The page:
Old tv

History of Television

  • The beginning

    The beginning
    a still picture was transmitted through a wire.
    Moving images were not successfully sent for another 65 years!
  • 1st moving images...

    1st moving images...
    1st moving images were transmitted between Washington, DC and New York City.
  • July 1st

    July 1st
    In 1929, the Aird Commission recommended the creation of a nationally owned company to operate a coast-to-coast broadcast system and in 1932 the Canadian Radio Broadcasting Commission (CRBC) was created.
  • The Canadian Broadcasting Act

    The Canadian Broadcasting Act
    The Canadian Broadcasting Act replaced the CRBC with a Crown Corporation, and Canada's national public broadcaster was born.
  • TV sets

    TV sets
    There were 200 TV sets in the U.S.
  • Radio-Canada

    Radio-Canada
    Radio-Canada's CBF station began broadcasting the program Le réveil rural, a show dedicated to economic information intended for rural inhabitants.
  • CBC and more!

    CBC and more!
  • First televised Presidential speech

    First televised Presidential speech
    the Radio Corporation of America (RCA) broadcast the first televised Presidential speech, delivered by F.D. Roosevelt.
  • The national public broadcaster.

    The national public broadcaster.
  • The basic national radio network...

    The basic national radio network...
    The basic national radio network was renamed the Trans-Canada Network and the Dominion Network was also formed, linking CJBC Toronto with 34 private stations to offer an alternative lighter service.
  • The official opening of CBC/Radio-Canada's International Service.

  • Creation of the radio station Radio Saint-Boniface,

    Creation of the radio station Radio Saint-Boniface,
    Creation of the radio station Radio Saint-Boniface, in Manitoba, provided the first French language network station outside of the Province of Québec.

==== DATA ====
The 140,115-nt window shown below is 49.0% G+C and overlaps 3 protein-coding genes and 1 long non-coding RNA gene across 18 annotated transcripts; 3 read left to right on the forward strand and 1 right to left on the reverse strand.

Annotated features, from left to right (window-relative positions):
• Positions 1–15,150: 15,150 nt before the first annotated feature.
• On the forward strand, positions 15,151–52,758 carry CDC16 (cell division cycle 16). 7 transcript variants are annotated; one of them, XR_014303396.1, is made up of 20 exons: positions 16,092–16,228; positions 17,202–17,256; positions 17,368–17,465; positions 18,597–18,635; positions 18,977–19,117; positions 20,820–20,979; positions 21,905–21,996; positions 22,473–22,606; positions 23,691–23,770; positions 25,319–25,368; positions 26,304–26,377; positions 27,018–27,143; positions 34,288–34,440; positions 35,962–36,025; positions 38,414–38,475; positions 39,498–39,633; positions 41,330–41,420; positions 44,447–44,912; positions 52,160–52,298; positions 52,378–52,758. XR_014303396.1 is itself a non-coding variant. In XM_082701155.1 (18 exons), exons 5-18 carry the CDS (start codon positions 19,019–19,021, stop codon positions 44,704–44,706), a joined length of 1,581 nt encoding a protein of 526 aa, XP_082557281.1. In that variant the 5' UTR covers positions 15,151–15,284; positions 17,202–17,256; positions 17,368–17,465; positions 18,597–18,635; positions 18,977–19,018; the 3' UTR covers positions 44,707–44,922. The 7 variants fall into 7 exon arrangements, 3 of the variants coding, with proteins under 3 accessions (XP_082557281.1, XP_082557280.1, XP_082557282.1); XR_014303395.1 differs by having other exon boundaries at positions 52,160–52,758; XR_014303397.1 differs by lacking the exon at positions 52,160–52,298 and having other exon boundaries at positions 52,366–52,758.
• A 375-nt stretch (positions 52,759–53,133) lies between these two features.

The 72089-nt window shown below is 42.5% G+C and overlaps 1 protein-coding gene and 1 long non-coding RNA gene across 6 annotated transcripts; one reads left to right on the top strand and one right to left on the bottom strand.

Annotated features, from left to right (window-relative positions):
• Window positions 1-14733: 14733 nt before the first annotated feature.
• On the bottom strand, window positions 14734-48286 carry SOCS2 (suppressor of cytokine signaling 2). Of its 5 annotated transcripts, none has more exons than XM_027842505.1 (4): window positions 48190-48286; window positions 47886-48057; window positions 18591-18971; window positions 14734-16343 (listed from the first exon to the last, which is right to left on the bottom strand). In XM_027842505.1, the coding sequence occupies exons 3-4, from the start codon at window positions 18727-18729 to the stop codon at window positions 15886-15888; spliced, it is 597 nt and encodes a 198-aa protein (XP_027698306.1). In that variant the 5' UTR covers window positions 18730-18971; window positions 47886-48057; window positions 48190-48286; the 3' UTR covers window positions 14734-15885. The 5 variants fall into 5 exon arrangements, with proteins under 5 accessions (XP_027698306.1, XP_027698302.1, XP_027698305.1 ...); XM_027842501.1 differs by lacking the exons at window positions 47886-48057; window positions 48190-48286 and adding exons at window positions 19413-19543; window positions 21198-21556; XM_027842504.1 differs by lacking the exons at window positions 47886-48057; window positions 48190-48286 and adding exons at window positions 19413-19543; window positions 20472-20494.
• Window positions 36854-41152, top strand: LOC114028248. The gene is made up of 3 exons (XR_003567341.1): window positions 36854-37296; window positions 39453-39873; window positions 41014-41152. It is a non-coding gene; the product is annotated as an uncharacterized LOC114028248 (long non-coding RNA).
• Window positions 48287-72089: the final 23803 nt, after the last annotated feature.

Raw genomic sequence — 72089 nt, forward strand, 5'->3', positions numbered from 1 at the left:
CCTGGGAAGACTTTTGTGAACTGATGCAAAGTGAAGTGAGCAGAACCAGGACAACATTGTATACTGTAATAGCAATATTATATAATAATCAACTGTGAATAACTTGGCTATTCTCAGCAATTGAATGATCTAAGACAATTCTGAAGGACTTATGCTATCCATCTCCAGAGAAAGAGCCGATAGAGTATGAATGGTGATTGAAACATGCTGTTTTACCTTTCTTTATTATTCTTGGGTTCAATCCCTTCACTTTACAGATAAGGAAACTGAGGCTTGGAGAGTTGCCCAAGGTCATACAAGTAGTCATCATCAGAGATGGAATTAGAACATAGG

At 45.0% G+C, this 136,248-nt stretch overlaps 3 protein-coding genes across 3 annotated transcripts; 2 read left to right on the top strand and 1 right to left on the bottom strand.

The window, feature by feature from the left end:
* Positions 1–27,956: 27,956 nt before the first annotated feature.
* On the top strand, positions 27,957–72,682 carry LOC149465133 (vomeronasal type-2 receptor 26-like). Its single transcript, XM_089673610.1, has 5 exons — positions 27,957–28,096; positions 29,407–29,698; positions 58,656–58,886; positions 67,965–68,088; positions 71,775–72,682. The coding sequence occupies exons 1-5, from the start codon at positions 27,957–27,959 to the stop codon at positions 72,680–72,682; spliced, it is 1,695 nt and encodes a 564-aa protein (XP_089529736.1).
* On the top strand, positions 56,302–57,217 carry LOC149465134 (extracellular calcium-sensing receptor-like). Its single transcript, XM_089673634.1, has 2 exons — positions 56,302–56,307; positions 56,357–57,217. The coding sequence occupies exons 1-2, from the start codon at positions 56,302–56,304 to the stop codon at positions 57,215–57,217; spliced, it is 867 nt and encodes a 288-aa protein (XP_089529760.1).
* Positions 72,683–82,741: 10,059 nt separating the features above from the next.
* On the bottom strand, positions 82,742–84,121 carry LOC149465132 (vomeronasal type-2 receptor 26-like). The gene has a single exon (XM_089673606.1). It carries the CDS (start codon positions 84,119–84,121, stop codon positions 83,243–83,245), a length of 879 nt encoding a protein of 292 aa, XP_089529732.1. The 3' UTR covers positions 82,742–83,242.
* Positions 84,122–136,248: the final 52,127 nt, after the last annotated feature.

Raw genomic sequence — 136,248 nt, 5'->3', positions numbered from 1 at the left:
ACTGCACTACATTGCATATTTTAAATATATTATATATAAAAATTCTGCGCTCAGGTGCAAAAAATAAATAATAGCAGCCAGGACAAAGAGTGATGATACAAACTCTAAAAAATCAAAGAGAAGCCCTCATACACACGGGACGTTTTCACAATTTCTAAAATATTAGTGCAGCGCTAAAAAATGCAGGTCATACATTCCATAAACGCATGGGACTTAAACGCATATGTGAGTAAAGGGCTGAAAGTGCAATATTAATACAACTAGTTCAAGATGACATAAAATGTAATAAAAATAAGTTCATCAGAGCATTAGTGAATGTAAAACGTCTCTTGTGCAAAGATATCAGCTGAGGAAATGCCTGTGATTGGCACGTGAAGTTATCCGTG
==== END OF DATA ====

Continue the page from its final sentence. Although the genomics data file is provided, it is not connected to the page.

• The first issue of the weekly program guide

    The first issue of the weekly program guide
    The first issue of the weekly program guide CBC Times was published, to help Canadians keep track of programming.
  • More TV sets

    More TV sets
    1 million TV sets in the U.S. and Community Antenna Television was introduced in mountainous rural areas of Pennsylvania. This became what we now know as cable TV.
  • Television was mostly "live"...

    Television was mostly “live” as programs were broadcast as they were being performed. Programs recorded onto film were very poor quality.
  • The national public broadcaster acquired...

    The national public broadcaster acquired...
    The national public broadcaster acquired the facilities and staff of the Broadcasting Corporation of Newfoundland, as the province joined Confederation.
  • The decade of the TV

    The decade of the TV
    First issue of the radio program guide La Semaine à Radio-Canada. Special broadcast coverage of the Manitoba floods.
  • Special coverage of the four-week visit of Princess Elizabeth

    Special coverage of the four-week visit of Princess Elizabeth
    Special coverage of the four-week visit of Princess Elizabeth and the Duke of Edinburgh.
  • Radio programming...

    Radio programming...
    Radio programming made available to Canadian troops in Korea.
  • Satelite Broadcasting

    Satelite Broadcasting
    Satellite broadcasting was introduced and made it possible to send and receive television signals anywhere in the world.
  • Moon landing

    Moon landing
    Satellite broadcasting allowed people around the world to watch the images transmitted from the moon landing.
  • videotape recording

    videotape recording
    A practical videotape recording system for home use became available.
  • Subscribing

    Subscribing
    Consumers could subscribe to direct delivery of programming to their homes, instead of cable systems or conventional broadcast programming.
  • Big Numbers

    Big Numbers
    Over 1 billion TV sets worldwide.
  • The Federal Communications Commission

    The Federal Communications Commission
    The Federal Communications Commission (FCC) approved the broadcast standards for high-definition television (HDTV).
  • Digital Signals

    Digital Signals
    The FCC mandated that TV manufacturers must equip all new TVs with tuners capable of receiving digital signals by 2007.
  • No more antennae!

    No more antennae!
    The FCC mandates no more broadcasting by antennae, only by digital. The transmission frequencies are sold to improve wireless internet capabilities for handheld devices.